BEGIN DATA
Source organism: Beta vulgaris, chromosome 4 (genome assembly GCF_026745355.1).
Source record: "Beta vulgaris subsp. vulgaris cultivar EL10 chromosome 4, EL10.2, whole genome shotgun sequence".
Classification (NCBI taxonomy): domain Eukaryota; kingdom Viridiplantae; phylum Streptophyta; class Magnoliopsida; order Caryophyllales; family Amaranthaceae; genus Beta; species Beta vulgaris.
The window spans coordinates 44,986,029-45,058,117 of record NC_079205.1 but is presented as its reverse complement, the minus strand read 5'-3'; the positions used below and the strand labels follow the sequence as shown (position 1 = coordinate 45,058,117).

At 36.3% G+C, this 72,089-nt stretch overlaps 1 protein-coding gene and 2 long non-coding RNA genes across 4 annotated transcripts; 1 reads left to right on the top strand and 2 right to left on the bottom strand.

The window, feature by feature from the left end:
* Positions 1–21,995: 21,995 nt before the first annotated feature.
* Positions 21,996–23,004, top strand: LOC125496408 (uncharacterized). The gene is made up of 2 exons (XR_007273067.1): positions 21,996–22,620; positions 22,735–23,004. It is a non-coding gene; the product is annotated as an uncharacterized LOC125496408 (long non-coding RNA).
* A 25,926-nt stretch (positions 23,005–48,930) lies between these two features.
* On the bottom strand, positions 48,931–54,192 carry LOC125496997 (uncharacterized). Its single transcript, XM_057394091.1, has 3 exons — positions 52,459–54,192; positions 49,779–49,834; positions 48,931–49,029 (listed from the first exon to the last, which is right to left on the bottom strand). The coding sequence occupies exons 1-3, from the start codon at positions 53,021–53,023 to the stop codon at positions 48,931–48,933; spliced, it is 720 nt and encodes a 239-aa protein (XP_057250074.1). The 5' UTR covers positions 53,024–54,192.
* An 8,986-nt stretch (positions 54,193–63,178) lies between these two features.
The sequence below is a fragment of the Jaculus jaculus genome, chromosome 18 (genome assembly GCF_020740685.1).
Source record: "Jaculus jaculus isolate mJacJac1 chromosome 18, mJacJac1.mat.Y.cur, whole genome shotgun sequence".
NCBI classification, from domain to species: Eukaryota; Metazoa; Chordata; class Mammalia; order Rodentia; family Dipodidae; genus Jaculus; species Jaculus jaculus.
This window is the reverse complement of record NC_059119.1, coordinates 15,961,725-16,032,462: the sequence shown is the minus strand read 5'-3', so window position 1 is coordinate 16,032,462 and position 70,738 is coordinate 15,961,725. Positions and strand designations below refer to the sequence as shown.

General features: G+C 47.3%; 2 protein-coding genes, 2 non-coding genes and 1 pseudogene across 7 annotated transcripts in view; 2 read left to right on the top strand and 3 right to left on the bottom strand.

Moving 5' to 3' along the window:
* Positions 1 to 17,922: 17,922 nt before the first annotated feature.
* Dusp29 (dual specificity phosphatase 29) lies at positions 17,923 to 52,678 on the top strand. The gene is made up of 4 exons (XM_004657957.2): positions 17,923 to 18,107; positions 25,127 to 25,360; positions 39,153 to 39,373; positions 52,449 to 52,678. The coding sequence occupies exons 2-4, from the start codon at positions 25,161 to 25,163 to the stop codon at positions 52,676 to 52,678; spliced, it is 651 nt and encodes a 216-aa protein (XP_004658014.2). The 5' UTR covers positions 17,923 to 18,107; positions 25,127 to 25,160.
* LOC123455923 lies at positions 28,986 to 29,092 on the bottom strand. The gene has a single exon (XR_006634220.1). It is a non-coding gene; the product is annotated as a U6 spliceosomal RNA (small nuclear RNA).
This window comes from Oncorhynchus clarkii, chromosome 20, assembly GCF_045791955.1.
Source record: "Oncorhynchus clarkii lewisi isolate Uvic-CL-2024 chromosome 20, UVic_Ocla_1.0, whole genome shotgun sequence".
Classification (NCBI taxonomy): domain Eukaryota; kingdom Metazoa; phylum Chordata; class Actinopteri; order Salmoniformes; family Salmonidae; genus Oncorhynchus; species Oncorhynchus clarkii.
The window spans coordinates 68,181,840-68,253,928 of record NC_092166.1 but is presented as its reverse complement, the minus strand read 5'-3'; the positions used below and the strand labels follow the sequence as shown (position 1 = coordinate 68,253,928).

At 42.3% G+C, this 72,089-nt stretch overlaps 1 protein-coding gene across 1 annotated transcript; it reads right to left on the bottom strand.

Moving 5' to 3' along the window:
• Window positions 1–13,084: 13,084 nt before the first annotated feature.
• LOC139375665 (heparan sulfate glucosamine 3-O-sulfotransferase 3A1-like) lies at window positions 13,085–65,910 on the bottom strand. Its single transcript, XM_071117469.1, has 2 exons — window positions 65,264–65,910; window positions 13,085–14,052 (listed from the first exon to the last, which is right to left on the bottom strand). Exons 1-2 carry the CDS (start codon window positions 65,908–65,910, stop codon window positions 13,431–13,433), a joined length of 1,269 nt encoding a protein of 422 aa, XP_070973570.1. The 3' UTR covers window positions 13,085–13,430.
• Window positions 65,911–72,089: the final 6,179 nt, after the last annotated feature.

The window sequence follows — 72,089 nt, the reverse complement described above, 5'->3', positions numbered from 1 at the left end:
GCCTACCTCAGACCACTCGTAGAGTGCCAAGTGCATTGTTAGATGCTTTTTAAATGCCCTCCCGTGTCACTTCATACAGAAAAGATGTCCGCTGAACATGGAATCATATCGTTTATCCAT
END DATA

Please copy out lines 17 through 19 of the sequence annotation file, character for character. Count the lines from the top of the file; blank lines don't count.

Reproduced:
Moving 5' to 3' along the window:
* Positions 1 to 17,922: 17,922 nt before the first annotated feature.
* Dusp29 (dual specificity phosphatase 29) lies at positions 17,923 to 52,678 on the top strand. The gene is made up of 4 exons (XM_004657957.2): positions 17,923 to 18,107; positions 25,127 to 25,360; positions 39,153 to 39,373; positions 52,449 to 52,678. The coding sequence occupies exons 2-4, from the start codon at positions 25,161 to 25,163 to the stop codon at positions 52,676 to 52,678; spliced, it is 651 nt and encodes a 216-aa protein (XP_004658014.2). The 5' UTR covers positions 17,923 to 18,107; positions 25,127 to 25,160.